A neo-impressionist and a social realist walk into a bar . . .

Now that we have your attention, are you wondering what the two artists have in common? If you are thinking of Georges Seurat and Diego Rivera, the thing that links them together is the fact that both of them were born in December. But there may be other commonalities if we look a bit deeper. 

Georges Seurat was born on December 2, 1859 in Paris and many art history books gives him credit for being the innovator of Pointillism.  However, according to the resource AskArt, “his methods were complicated enough that Pointillism is only partially descriptive of his accomplishments, and the more accurate description is ‘Founder of the 19th-century French school of Neo-Impressionism.’ Using this technique, he created huge compositions with tiny, detached strokes of pure colour too small to be distinguished when looking at the entire work but making his paintings shimmer with brilliance." Pointillism, in fact, does imply rounded dots and Seurat’s markings frequently deviated from that and were more irregular shapes, triangles and squares. Many art scholars define his style as Divisionism or Neo Impressionism, which shares a characteristic with Impressionism by advancing ways of painting directly from tubes of pain onto canvas.  Divisionism sought to juxtapose bits of color, both in harmony with and in opposition to one another, to achieve a new luminosity. It also applies the science of optics and the chemistry of colors to create an overall effect. The first painting where Seurat fused design and color into composition was Sunday Afternoon on the Island of the Grande Jatte, (which may be seen at the Art Institute of Chicago). To execute this huge work, he not only did more than 20 preliminary drawings, but also had 38 sessions of painting.

Seurat was not given admission to other Salons because of what was seen as his violation of traditional methods. So, he and other pioneering artists formed the Societe des Artistes Independants, featuring Sunday Afternoon on the Island of the Grande Jatte  at their 1886 exhibition.  Seurat’s work ethic was intense. An anonymous observer in 1890 wrote “He works . . . like a laborer, from 9 o’clock in the morning until 7 o’clock at night . . . “ His attention to detail, with the placement of the color points, meant that the human eye would mix all of these small bits of colors to form the image he had composed. However, for all of this effort, it can be noted that the people in his paintings are, for the most part, rather stiff. They are balanced and designed, inhabiting space but in a somewhat airless fashion.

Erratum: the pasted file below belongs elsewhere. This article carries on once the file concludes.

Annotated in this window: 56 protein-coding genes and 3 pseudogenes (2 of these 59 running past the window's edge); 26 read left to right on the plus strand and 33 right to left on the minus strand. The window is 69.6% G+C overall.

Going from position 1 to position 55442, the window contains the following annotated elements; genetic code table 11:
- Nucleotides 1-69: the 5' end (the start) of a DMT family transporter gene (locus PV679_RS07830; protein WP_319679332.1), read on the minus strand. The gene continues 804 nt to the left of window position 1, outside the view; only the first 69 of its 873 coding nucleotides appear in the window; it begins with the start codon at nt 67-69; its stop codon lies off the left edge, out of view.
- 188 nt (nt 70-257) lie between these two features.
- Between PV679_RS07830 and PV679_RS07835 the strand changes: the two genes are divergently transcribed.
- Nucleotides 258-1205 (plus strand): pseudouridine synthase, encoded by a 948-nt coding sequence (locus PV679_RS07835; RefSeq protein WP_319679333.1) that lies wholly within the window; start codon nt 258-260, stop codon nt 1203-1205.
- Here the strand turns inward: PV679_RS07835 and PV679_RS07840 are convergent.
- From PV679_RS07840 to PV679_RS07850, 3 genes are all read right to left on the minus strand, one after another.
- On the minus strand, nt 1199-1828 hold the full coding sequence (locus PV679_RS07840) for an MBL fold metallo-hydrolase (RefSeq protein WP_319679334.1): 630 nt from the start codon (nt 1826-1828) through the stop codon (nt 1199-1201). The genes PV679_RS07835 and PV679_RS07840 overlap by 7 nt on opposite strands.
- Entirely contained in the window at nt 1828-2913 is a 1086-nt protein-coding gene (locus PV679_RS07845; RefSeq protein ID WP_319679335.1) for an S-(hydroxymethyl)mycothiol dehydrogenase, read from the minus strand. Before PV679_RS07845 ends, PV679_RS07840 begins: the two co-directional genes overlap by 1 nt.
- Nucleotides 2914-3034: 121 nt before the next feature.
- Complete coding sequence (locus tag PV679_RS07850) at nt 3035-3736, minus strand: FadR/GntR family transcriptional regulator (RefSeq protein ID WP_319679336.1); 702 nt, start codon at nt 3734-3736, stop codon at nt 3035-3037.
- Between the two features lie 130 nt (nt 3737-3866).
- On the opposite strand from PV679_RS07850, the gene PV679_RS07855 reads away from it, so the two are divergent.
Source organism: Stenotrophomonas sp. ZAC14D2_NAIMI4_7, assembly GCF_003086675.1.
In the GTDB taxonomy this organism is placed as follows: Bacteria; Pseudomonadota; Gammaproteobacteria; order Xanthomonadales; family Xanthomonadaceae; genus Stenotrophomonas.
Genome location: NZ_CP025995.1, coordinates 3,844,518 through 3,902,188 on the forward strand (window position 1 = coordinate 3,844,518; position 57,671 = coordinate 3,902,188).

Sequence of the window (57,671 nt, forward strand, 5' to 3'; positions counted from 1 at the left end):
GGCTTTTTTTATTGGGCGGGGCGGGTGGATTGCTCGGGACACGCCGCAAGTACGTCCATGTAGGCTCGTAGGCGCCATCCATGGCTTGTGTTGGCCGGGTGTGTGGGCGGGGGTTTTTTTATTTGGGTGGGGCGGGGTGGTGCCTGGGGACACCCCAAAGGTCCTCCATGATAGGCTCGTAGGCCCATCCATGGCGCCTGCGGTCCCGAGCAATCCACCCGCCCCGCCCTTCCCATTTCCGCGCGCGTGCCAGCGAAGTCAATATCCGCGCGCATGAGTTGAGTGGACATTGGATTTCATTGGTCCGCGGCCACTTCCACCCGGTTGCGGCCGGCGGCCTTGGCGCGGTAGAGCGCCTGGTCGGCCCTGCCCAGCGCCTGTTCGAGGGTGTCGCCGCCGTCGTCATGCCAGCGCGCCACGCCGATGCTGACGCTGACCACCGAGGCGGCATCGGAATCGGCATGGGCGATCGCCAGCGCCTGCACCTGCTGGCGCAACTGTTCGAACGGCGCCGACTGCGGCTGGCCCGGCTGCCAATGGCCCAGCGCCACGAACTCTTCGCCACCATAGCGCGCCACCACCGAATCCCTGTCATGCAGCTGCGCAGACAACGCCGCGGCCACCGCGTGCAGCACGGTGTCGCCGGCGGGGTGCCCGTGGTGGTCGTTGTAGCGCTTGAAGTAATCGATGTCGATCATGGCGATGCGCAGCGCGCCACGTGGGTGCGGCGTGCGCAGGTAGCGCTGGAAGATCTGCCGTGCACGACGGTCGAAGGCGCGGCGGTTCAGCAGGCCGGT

Compared to Seurat, the works of Diego Rivera seem completely at odds. However, we can find a few common threads.  Born on December 13, 1886 in Mexico, Rivera studied art starting at the age of 11 and continued to paint for many years in Europe. When he met his first common-law wife in Paris, he learned about Marxism, Cubism and Picasso. Returning to Mexico in 1922, he joined forces with two other revolutionaries, Orozco and Siqueiros and formed a government-backed syndicate of artists who moved from easel painting to working on murals. Over the next ten years, Rivera would do what were some of his greatest work, frescoes in Chapingo and Cuernavaca.  Over his lifetime, Rivera visited Moscow, married Frida Kahlo (and then married again not long after her death), and became known for his works which showed that he was a master of space and light and figure composition. He also became known for his murals in which he openly expressed his opinions on controversial subjects, including Communism. The most notorious of this was his large mural in Rockefeller Center which included a depiction of Lenin uniting the workers. The Rockefeller family had initially approved of the mural which showed the aspects of contemporary scientific and social culture. However, when Rivera included the image of Lenin, which he refused to remove, Nelson Rockefeller ordered the mural to be plastered over before it was completed. 

While Rivera painted dozens of society portraits, typical Mexican scenes and nudes, most people associate him with his large murals (similarly to how the name George Seurat evokes the large painting, Sunday Afternoon on the Island of the Grande Jatte), as well as his style which featured rich colors, simplified lines and large figures. Also like Seurat, Rivera had a fierce independent streak. He is considered by many to be the greatest Mexican painter of the 20th century and is credited for reintroducing fresco painting into modern art and architecture, stimulating the entire Mexican muralist movement.

This December, we invite you to explore the works of these two notable artists. Ask Art, a digital resource, may be found on our page of A-Z Resources.  We also have several books on both artists, including:
Seurat and the Making of La Grande Jatte by Robert Herbert;
Seurat by Richard Thomson;
Diego Rivera: The Detroit Industry Murals by Linda Bank Downs;
Diego Rivera by Pete Hamill

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